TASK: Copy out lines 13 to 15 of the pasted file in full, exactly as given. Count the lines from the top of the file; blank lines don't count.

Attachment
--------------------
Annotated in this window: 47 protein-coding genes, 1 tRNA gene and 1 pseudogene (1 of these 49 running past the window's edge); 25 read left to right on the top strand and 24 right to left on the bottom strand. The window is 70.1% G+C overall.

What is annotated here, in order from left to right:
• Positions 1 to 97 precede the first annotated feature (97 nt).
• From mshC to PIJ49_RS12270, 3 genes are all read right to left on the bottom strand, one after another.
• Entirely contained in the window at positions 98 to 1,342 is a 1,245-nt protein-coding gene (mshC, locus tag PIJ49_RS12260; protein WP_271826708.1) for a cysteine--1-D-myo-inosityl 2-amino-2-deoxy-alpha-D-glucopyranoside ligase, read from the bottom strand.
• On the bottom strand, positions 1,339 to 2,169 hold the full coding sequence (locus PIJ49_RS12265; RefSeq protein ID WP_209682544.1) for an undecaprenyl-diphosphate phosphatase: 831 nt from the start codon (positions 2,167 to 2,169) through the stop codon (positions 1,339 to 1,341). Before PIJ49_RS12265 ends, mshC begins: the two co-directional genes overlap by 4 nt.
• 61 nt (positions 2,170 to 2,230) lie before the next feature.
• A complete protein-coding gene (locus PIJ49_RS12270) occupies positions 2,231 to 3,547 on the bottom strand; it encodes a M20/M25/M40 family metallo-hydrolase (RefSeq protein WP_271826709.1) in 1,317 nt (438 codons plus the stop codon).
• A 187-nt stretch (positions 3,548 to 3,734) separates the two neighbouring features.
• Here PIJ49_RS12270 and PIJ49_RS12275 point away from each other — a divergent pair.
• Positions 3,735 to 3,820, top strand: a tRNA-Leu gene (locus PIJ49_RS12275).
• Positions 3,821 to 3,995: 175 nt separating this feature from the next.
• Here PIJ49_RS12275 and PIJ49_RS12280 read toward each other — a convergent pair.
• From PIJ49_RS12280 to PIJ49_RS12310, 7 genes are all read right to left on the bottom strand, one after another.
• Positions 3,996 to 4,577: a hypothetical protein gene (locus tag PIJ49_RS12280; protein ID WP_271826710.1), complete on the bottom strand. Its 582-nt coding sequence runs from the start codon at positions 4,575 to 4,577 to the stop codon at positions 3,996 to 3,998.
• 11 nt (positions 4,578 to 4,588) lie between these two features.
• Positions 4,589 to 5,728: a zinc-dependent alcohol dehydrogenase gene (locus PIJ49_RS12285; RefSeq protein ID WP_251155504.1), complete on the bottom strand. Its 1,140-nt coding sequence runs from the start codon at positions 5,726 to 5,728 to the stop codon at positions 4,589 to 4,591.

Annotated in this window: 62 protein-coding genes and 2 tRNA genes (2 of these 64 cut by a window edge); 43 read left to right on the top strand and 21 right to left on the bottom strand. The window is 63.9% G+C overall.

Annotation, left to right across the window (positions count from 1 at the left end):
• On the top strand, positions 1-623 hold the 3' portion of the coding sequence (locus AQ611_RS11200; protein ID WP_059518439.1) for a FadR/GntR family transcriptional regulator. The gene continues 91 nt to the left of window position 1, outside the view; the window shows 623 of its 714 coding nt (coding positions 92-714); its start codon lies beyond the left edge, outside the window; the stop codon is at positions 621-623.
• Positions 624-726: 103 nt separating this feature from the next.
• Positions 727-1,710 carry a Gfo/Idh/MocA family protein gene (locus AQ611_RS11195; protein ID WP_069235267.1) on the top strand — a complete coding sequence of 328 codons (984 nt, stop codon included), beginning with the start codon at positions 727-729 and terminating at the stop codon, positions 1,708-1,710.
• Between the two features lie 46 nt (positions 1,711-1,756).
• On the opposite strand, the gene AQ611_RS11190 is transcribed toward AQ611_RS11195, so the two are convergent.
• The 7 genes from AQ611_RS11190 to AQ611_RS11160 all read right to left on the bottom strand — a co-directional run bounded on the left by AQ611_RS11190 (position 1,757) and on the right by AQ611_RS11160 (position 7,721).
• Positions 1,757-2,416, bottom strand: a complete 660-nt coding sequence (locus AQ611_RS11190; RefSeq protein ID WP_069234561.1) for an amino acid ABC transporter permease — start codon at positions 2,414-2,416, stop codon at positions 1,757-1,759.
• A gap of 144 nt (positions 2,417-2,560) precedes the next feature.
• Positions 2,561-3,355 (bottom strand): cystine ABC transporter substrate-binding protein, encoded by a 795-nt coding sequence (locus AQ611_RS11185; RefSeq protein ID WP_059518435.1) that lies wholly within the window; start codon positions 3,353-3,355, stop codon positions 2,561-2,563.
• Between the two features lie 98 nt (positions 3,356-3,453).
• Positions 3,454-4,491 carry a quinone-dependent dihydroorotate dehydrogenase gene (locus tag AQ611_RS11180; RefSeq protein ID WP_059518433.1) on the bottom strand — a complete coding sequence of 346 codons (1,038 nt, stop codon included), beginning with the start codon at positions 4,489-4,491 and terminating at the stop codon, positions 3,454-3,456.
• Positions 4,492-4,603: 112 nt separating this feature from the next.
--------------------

• Here PIJ49_RS12275 and PIJ49_RS12280 read toward each other — a convergent pair.
• From PIJ49_RS12280 to PIJ49_RS12310, 7 genes are all read right to left on the bottom strand, one after another.
• Positions 3,996 to 4,577: a hypothetical protein gene (locus tag PIJ49_RS12280; protein ID WP_271826710.1), complete on the bottom strand. Its 582-nt coding sequence runs from the start codon at positions 4,575 to 4,577 to the stop codon at positions 3,996 to 3,998.